Jews, both born and by choice, make a decision to be Jewish.  Sure we’re born that way or the mikveh makes us Jews, but in my opinion making Jewish choices each day is just that-a choice.  I could choose to just be, but instead I’m guided by Judaism.  On the same side of the coin, being a LGBTQ person is about making choices as well.  Whether it’s genetics or not, when we walk down the street we make the choice to be seen as gay or not gay.

There are enough people in the world who are trying to see that LGBTQ never get equal civil rights.  People who’d rather see decisions about death and dying left to “real” family members as opposed to life-partners.  Lesbian and Gay couples can’t travel in the majority of the U.S. with their children, LGBTQ people are harassed and fired from work, LGBTQ people aren’t allowed to get married in the majority of the U.S.  I can see how all of these things make Cynthia’s comments hard to swallow, but we shouldn’t turn our back to a woman who has been such a strong ally, not to mention she’s a part of the family.

This division between gay, lesbian, queer, trans, bisexual, etc. etc. has its place.  I feel most comfortable around queer lesbians, but when it comes down to it, we’re all on the same team, the big ole gay team. We have to stick together for each of us as individuals, and for all of us as a broader community of allies.  We have to unite together, rather than pick at one another with hateful comments and ignorant statements…it’s what the straights want.*

Lastly, there are plenty of LGBTQ people, including teens and preteens, who know that they’re gay and cannot come out.  They can’t make the choice to say, “Mom, Dad I’m gay” because they might be kicked out of their homes.  Those kids are making the choice to not come out, to live a life filled with depression and anxiety.  A life wondering when it will be time, if they’ll be strong enough, if they’ll have support when they come out. 

I’m not a genetics expert, I can’t tell you what the science says about being gay or not being gay.  I can only share my truth:  I made the choice not to come out. I made the choice to be straight. When I was ready I made the choice to be gay.  I’m a happier person since that choice to come out.  I feel more fulfilled and more alive and happier than I ever have been.  I’ve met the woman of my dreams and I couldn’t have done that had I not decided to come out.  Do I personally think I’ve always been gay, yup.    Is my truth your truth?  No, and it’s not my place to try and make it any different.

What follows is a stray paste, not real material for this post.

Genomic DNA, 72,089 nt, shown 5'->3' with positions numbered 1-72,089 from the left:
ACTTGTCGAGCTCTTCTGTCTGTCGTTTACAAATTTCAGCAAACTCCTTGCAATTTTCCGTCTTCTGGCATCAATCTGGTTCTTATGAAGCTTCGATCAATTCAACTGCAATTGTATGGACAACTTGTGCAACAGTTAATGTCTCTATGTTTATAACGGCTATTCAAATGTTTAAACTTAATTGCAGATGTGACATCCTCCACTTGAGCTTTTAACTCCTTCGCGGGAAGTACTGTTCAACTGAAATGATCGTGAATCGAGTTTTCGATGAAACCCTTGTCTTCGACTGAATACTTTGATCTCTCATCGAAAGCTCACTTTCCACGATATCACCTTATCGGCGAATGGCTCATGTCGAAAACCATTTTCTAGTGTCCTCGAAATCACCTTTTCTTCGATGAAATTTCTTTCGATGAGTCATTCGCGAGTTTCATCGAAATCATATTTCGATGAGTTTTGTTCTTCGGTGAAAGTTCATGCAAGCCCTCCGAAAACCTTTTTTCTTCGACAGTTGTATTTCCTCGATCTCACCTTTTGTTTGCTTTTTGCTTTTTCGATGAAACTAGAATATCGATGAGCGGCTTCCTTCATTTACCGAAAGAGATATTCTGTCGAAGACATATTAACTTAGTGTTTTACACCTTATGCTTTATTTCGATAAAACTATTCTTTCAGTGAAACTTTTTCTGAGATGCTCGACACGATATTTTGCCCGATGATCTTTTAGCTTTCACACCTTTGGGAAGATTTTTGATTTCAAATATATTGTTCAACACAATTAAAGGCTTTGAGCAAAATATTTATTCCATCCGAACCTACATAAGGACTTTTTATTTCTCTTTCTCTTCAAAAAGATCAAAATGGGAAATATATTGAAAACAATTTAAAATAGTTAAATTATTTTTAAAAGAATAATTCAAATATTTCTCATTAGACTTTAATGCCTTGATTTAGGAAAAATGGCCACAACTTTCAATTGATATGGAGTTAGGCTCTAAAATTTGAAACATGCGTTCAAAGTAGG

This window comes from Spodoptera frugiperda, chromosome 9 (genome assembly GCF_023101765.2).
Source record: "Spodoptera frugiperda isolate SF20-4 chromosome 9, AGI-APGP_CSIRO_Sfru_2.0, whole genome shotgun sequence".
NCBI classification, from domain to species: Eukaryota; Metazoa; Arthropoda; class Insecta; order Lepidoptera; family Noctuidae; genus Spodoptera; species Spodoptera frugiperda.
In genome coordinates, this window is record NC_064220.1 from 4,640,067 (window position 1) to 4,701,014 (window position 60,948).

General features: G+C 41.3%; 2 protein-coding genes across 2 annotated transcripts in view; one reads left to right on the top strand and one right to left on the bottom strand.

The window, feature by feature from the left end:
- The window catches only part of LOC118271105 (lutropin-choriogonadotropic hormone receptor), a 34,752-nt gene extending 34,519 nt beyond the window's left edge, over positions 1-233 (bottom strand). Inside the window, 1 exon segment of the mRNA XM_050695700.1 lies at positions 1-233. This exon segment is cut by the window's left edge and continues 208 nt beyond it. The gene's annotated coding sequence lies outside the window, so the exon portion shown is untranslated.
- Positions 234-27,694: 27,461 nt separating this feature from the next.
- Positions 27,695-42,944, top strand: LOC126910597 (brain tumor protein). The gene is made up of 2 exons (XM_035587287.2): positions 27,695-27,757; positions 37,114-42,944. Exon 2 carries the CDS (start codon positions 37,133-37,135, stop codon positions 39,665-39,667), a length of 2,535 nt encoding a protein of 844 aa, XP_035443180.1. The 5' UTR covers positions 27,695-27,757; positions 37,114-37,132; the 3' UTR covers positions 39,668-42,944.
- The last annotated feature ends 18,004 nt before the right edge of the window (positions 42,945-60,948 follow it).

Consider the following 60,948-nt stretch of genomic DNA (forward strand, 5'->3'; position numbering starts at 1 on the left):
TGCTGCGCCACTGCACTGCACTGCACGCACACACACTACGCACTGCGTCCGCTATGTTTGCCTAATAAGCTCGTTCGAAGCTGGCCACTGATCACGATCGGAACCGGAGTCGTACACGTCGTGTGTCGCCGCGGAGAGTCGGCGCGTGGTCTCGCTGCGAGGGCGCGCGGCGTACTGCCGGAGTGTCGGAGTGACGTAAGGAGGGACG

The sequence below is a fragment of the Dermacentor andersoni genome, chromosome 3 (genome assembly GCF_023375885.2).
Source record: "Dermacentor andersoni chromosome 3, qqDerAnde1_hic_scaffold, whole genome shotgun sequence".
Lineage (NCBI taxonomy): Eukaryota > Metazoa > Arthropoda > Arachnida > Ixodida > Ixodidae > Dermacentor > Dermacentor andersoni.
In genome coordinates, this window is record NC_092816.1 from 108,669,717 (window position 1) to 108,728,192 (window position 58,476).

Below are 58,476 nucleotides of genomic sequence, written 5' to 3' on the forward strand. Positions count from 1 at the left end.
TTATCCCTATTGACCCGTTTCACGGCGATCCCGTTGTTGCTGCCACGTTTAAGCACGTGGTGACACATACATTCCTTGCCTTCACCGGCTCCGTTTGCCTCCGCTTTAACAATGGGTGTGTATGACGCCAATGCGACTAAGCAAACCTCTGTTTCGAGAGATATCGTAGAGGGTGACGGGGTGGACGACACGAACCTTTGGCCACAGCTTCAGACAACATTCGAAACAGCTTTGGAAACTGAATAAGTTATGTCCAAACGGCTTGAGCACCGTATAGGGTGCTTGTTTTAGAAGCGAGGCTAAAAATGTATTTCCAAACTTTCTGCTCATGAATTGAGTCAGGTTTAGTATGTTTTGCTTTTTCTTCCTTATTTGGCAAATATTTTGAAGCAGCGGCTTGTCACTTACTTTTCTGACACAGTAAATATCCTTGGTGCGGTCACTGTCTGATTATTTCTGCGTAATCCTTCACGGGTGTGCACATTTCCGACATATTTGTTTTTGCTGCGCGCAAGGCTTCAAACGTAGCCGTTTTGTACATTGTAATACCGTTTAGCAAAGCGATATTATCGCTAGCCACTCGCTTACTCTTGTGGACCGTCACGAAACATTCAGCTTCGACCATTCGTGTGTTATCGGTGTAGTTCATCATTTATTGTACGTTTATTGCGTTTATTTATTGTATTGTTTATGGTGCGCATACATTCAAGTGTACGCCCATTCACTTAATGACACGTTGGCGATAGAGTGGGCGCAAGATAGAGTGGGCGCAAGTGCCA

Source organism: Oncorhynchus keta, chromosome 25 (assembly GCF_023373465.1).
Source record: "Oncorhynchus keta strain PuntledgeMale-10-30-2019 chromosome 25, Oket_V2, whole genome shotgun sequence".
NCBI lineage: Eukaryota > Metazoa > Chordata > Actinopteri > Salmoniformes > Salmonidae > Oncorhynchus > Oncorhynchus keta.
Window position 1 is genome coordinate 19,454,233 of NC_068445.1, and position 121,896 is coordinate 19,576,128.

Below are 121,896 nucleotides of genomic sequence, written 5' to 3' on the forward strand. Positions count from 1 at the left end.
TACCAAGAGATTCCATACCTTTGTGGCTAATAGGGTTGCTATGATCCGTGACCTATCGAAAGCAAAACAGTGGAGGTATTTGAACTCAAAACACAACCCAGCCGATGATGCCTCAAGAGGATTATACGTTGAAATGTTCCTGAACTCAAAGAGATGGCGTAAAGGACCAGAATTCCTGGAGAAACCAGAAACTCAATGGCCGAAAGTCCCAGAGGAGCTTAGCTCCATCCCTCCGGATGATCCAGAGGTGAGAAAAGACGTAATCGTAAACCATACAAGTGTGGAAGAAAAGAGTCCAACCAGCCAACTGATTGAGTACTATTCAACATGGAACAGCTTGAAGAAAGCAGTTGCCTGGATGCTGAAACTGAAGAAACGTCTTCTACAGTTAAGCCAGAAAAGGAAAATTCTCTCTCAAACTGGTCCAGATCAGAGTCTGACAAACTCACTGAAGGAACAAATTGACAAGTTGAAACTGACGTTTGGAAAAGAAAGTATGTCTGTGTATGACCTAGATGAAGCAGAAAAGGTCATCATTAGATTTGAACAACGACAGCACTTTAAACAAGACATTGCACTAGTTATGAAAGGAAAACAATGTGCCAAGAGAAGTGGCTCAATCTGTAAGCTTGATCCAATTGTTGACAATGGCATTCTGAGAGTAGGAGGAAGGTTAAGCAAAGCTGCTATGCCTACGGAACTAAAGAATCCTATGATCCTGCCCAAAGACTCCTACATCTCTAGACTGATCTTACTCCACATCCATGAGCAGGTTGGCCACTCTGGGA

*little jab, don’t take offense.

**i liked it!



2 Responses to "Since When Did We Start Hating-on Our Own?"

Did Cynthia Nixon mean she made the choice to be with a woman or she made the choice to be open about it?

From the New York Times Piece : “Nixon manages to keep a similarly cleareyed perspective on her relationship with Marinoni, despite the titillation it has caused in the tabloid media. She has less tolerance for the skepticism she says her relationship has sparked among some gay activists who find her midlife switch in sexual orientation disingenuous.

“I totally reject that,” she said heatedly. “I gave a speech recently, an empowerment speech to a gay audience, and it included the line ‘I’ve been straight and I’ve been gay, and gay is better.’ And they tried to get me to change it, because they said it implies that homosexuality can be a choice. And for me, it is a choice. I understand that for many people it’s not, but for me it’s a choice, and you don’t get to define my gayness for me. A certain section of our community is very concerned that it not be seen as a choice, because if it’s a choice, then we could opt out. I say it doesn’t matter if we flew here or we swam here, it matters that we are here and we are one group and let us stop trying to make a litmus test for who is considered gay and who is not.” Her face was red and her arms were waving. “As you can tell,” she said, “I am very annoyed about this issue. Why can’t it be a choice? Why is that any less legitimate? It seems we’re just ceding this point to bigots who are demanding it, and I don’t think that they should define the terms of the debate. I also feel like people think I was walking around in a cloud and didn’t realize I was gay, which I find really offensive. I find it offensive to me, but I also find it offensive to all the men I’ve been out with.”